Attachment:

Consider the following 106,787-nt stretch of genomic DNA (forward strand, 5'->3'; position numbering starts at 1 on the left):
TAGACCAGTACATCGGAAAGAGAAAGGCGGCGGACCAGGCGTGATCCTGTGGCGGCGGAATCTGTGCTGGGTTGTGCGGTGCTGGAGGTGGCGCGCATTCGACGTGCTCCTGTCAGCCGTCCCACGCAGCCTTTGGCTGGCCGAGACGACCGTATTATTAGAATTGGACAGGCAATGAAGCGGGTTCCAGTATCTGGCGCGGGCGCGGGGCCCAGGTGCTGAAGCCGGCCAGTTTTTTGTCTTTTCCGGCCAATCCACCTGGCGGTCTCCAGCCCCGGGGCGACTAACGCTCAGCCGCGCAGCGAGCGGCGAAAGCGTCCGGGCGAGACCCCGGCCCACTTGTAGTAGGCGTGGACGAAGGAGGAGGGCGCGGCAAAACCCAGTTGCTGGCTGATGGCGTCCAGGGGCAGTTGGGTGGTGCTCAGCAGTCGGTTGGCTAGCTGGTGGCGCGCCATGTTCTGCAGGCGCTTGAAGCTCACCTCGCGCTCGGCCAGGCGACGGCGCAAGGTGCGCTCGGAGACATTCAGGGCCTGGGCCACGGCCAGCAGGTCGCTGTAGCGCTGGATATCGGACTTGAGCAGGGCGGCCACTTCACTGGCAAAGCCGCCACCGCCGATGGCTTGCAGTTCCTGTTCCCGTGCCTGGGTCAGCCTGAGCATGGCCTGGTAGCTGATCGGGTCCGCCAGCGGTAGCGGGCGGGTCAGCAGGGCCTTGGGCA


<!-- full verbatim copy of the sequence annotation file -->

Consider the following 106,787-nt stretch of genomic DNA (forward strand, 5'->3'; position numbering starts at 1 on the left):
TAGACCAGTACATCGGAAAGAGAAAGGCGGCGGACCAGGCGTGATCCTGTGGCGGCGGAATCTGTGCTGGGTTGTGCGGTGCTGGAGGTGGCGCGCATTCGACGTGCTCCTGTCAGCCGTCCCACGCAGCCTTTGGCTGGCCGAGACGACCGTATTATTAGAATTGGACAGGCAATGAAGCGGGTTCCAGTATCTGGCGCGGGCGCGGGGCCCAGGTGCTGAAGCCGGCCAGTTTTTTGTCTTTTCCGGCCAATCCACCTGGCGGTCTCCAGCCCCGGGGCGACTAACGCTCAGCCGCGCAGCGAGCGGCGAAAGCGTCCGGGCGAGACCCCGGCCCACTTGTAGTAGGCGTGGACGAAGGAGGAGGGCGCGGCAAAACCCAGTTGCTGGCTGATGGCGTCCAGGGGCAGTTGGGTGGTGCTCAGCAGTCGGTTGGCTAGCTGGTGGCGCGCCATGTTCTGCAGGCGCTTGAAGCTCACCTCGCGCTCGGCCAGGCGACGGCGCAAGGTGCGCTCGGAGACATTCAGGGCCTGGGCCACGGCCAGCAGGTCGCTGTAGCGCTGGATATCGGACTTGAGCAGGGCGGCCACTTCACTGGCAAAGCCGCCACCGCCGATGGCTTGCAGTTCCTGTTCCCGTGCCTGGGTCAGCCTGAGCATGGCCTGGTAGCTGATCGGGTCCGCCAGCGGTAGCGGGCGGGTCAGCAGGGCCTTGGGCA